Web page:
The eighteen-month-long project – a joined initiative of UPM, The Finnish Reading Centre, and the Finnish Reading Centre’s networks – inspired young men studying technical subjects to read more and to develop their reading skills by analysing rap lyrics. The project came to an end at the end of last year. What are the results and next steps?
The project reached its goals
During the project, Aleksis Salusjärvi, critic and educator, toured vocational schools around Finland together with musician Mikko Sarjanen, and organised workshops about why words matter and what can be achieved with them. The workshops were planned together with teachers and were a part of the official curriculum.
The project reached its goals: 3,000 students participated in 100 workshops in 29 different locations. According to the feedback, most of the students thought that the workshops made an impact on their reading habits. The workshops taught them to process text more critically and increased their general interest in reading.
“600 students, about fifth of the workshop participants, changed their attitude towards reading,” says Ilmi Villacís, Executive Director of Finnish Reading Centre.
Most importantly – this one fifth is composed of boys who hadn’t been interested in reading before!
Aleksis Salusjärvi (left) and Mikko Sarjanen who lead the workshops, together with Sari Sulkunen and Merja Kauppinen from the University of Jyväskylä.
Rap is an excellent gateway to literature
Sari Sulkunen, a lecturer from the University of Jyväskylä, notes that even though vocational training focuses on work skills, more general life skills are just as important in the long run.
”In today’s world solid reading and writing skills are vital. These skills decide whether you’re in control of your own life or being controlled by others. The Words Matter workshops made these skills visible as useful tools in many different contexts. The students understood why words matter and what can be achieved with their help. This was one of the biggest successes of the workshops,” says Sulkunen.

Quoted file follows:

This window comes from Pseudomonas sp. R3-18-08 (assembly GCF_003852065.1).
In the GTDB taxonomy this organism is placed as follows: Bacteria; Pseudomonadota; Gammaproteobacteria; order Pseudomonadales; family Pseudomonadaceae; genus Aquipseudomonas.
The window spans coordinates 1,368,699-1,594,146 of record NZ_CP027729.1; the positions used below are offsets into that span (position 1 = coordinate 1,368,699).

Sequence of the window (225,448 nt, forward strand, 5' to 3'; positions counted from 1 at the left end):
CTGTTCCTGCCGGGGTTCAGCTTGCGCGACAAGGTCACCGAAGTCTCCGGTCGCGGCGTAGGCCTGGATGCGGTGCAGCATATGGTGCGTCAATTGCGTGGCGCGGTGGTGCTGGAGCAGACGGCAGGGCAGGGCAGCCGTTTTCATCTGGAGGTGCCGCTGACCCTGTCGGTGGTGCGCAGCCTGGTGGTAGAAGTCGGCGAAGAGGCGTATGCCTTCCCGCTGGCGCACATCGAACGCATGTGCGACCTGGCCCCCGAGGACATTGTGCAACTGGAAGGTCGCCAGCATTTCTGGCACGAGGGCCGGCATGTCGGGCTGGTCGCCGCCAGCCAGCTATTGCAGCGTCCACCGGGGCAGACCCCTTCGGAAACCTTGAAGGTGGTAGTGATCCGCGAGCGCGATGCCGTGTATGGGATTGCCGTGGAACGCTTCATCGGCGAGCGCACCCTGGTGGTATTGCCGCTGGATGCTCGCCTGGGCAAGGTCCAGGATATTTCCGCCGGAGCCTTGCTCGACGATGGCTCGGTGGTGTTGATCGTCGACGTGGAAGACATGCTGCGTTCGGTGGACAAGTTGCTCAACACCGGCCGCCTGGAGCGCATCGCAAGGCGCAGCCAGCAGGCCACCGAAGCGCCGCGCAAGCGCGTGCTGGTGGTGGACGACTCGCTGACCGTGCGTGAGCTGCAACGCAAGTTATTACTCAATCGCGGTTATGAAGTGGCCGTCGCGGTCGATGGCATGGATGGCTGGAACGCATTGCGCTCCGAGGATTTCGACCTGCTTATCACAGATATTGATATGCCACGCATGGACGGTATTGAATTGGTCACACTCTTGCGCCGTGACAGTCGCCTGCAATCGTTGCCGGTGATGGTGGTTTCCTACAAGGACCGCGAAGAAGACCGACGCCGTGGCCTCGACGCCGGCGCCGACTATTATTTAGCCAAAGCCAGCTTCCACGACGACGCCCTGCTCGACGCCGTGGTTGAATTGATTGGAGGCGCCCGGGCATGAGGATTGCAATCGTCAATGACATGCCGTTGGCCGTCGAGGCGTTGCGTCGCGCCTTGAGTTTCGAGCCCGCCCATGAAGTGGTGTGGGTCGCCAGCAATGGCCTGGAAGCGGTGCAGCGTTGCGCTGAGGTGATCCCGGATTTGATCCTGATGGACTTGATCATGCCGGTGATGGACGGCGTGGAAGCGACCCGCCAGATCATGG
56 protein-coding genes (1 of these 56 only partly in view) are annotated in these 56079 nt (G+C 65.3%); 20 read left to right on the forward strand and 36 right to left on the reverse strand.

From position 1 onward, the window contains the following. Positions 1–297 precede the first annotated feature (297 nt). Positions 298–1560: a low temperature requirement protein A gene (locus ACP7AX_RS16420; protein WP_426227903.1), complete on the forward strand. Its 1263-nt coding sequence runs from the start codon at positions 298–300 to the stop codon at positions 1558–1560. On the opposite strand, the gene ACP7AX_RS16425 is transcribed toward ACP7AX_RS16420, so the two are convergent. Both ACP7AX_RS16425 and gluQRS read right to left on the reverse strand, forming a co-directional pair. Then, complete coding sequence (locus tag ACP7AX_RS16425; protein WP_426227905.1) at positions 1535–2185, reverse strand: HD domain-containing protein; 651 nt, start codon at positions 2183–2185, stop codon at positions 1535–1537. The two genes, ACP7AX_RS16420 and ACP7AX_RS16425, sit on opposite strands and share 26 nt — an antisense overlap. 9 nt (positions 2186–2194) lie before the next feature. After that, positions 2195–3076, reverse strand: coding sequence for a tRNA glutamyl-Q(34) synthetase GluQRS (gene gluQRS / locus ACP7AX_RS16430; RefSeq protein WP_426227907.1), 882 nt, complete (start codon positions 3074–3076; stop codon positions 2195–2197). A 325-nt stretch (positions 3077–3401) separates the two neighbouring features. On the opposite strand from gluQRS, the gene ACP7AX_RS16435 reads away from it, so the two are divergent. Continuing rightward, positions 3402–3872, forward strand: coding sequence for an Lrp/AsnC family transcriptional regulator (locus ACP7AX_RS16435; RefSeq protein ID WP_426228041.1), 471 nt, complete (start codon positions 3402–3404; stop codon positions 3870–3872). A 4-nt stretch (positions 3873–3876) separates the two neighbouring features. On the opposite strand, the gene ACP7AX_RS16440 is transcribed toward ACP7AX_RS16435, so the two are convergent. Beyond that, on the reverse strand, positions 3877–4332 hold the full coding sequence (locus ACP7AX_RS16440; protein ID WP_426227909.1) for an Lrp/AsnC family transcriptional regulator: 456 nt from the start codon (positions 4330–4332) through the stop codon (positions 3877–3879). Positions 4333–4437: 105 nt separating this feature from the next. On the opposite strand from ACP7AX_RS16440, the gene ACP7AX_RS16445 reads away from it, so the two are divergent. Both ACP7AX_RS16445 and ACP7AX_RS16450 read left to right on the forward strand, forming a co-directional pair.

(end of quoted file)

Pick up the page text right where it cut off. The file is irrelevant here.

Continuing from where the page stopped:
The motivation to read more can be sparked by taking part in interesting activities related to literature. In the workshops the students read because they truly enjoyed the programme, not just because of their studies. Even though not all students were active during the workshops, this does not mean there was no change in their attitude towards reading. For many students the most rewarding moments were the quiet ones spent analysing text.
Merja Kauppinen, a lecturer from the University of Jyväskylä says that rap is an excellent gateway to other literature. According to Kauppinen the workshops motivated and inspired the students, who felt that they had truly gained something for themselves from what they had learned.
“Young minds need a little shaking up, and this concept is a perfect way to do it.”
Aleksis Salusjärvi (left) and Mikko Sarjanen who lead the workshops, together with Sari Sulkunen and Merja Kauppinen from the University of Jyväskylä. ”Even though some young people don’t read at all, they may still listen to a lot of music and have an ability to analyse lyrics. The problem is that they don’t know how good they are,” says Salusjärvi.
Rap workshops as a permanent part of the curriculum
A big education reform is currently underway in Finland. One aspect of the reform is less specialised degrees. The end-goal is that degrees are not specific to professions but can later be applied to many different fields of work flexibly without having to go back to school.
With the new vocational education, the shared studies support lifelong learning. The teachers are forced to think what can be realistically fit into the curriculum.
Sari Sulkunen wants to make sure the Words Matter project won’t just be a fluke. Merja Kauppinen has a suggestion. “Underperforming students can find traditional classes boring, and can have previous bad experiences with studying. Perhaps analysing rap lyrics could be a more permanent part of Finnish studies?”